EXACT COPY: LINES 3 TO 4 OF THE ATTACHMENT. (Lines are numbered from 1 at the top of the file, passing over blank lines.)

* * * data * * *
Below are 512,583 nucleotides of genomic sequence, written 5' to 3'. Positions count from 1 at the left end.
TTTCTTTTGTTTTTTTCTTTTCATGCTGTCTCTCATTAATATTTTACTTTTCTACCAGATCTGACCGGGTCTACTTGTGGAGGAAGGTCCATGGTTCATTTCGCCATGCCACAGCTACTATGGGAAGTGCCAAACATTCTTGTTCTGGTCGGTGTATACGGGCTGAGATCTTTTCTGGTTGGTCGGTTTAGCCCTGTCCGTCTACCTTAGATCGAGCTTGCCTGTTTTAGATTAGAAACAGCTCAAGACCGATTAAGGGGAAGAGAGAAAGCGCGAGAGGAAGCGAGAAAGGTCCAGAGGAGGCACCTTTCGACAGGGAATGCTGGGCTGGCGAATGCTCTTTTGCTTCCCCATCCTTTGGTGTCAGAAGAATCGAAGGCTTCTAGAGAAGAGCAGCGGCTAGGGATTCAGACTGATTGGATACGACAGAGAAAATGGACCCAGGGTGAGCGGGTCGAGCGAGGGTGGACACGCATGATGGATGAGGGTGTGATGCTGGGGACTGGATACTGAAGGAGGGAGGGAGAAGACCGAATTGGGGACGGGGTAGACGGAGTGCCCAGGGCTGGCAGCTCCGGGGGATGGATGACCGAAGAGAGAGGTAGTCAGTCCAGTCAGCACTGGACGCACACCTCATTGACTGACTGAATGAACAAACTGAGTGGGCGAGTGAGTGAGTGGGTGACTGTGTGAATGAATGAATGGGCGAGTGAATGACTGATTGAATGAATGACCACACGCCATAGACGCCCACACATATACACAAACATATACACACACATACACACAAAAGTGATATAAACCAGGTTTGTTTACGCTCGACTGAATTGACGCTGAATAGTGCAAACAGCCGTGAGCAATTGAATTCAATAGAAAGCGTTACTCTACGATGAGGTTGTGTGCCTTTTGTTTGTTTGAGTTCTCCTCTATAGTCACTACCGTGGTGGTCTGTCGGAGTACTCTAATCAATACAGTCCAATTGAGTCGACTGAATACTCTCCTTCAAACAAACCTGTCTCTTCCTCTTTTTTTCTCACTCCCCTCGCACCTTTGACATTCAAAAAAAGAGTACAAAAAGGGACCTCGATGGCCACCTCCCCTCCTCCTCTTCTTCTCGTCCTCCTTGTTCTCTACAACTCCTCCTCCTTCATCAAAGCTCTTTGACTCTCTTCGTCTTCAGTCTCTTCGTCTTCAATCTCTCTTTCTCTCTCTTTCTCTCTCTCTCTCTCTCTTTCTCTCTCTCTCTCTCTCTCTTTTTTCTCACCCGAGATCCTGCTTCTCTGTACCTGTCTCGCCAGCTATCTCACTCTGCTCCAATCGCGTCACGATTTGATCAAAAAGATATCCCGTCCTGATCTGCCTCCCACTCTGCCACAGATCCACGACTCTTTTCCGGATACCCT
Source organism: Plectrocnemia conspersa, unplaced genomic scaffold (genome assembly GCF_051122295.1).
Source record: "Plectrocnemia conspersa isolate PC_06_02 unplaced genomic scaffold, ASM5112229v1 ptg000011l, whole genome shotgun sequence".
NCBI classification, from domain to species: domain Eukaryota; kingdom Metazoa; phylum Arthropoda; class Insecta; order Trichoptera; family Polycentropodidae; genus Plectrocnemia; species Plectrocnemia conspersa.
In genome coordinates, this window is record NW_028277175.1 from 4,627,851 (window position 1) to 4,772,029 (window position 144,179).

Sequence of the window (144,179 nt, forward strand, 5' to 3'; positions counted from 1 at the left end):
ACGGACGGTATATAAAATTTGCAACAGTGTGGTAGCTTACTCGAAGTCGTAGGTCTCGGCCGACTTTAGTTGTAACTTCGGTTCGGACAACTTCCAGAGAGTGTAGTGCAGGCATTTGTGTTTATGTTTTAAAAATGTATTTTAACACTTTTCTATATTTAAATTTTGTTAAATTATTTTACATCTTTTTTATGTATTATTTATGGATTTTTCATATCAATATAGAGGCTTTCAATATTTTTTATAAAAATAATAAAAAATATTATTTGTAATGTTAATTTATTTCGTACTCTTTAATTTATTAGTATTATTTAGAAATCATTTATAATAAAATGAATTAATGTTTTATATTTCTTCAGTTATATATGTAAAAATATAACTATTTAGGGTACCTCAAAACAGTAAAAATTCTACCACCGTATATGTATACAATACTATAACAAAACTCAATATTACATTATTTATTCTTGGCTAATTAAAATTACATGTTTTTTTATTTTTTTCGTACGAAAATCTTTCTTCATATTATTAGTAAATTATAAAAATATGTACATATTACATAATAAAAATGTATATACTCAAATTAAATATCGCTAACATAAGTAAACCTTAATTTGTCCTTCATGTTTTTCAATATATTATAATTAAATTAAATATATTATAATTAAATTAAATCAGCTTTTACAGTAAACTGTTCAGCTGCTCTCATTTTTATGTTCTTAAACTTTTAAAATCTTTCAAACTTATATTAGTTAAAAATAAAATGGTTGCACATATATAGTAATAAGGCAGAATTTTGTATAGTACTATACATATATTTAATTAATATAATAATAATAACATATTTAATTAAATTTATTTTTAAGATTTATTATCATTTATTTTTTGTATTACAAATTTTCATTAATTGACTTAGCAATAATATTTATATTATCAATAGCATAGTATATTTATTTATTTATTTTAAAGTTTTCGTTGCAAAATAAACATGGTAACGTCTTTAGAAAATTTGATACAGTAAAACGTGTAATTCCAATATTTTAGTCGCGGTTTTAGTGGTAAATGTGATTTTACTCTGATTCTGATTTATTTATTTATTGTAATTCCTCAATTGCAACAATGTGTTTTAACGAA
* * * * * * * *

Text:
Source organism: Plectrocnemia conspersa, unplaced genomic scaffold (genome assembly GCF_051122295.1).
Source record: "Plectrocnemia conspersa isolate PC_06_02 unplaced genomic scaffold, ASM5112229v1 ptg000011l, whole genome shotgun sequence".